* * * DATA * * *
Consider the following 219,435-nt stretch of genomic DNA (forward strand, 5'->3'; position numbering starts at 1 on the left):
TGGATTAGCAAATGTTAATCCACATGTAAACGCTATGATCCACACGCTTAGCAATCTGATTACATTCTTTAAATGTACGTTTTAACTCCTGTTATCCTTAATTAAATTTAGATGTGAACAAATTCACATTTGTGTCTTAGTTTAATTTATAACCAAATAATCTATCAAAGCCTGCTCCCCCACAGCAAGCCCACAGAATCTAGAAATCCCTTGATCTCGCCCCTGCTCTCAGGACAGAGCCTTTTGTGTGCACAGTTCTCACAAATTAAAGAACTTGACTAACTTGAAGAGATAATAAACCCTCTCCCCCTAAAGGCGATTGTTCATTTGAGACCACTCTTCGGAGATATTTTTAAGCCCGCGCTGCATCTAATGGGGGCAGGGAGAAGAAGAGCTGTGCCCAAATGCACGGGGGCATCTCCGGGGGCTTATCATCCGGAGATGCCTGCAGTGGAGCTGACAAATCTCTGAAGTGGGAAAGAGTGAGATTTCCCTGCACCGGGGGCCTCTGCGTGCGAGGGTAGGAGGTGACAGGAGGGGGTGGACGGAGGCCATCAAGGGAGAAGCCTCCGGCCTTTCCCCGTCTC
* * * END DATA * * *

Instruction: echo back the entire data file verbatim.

Consider the following 219,435-nt stretch of genomic DNA (forward strand, 5'->3'; position numbering starts at 1 on the left):
TGGATTAGCAAATGTTAATCCACATGTAAACGCTATGATCCACACGCTTAGCAATCTGATTACATTCTTTAAATGTACGTTTTAACTCCTGTTATCCTTAATTAAATTTAGATGTGAACAAATTCACATTTGTGTCTTAGTTTAATTTATAACCAAATAATCTATCAAAGCCTGCTCCCCCACAGCAAGCCCACAGAATCTAGAAATCCCTTGATCTCGCCCCTGCTCTCAGGACAGAGCCTTTTGTGTGCACAGTTCTCACAAATTAAAGAACTTGACTAACTTGAAGAGATAATAAACCCTCTCCCCCTAAAGGCGATTGTTCATTTGAGACCACTCTTCGGAGATATTTTTAAGCCCGCGCTGCATCTAATGGGGGCAGGGAGAAGAAGAGCTGTGCCCAAATGCACGGGGGCATCTCCGGGGGCTTATCATCCGGAGATGCCTGCAGTGGAGCTGACAAATCTCTGAAGTGGGAAAGAGTGAGATTTCCCTGCACCGGGGGCCTCTGCGTGCGAGGGTAGGAGGTGACAGGAGGGGGTGGACGGAGGCCATCAAGGGAGAAGCCTCCGGCCTTTCCCCGTCTC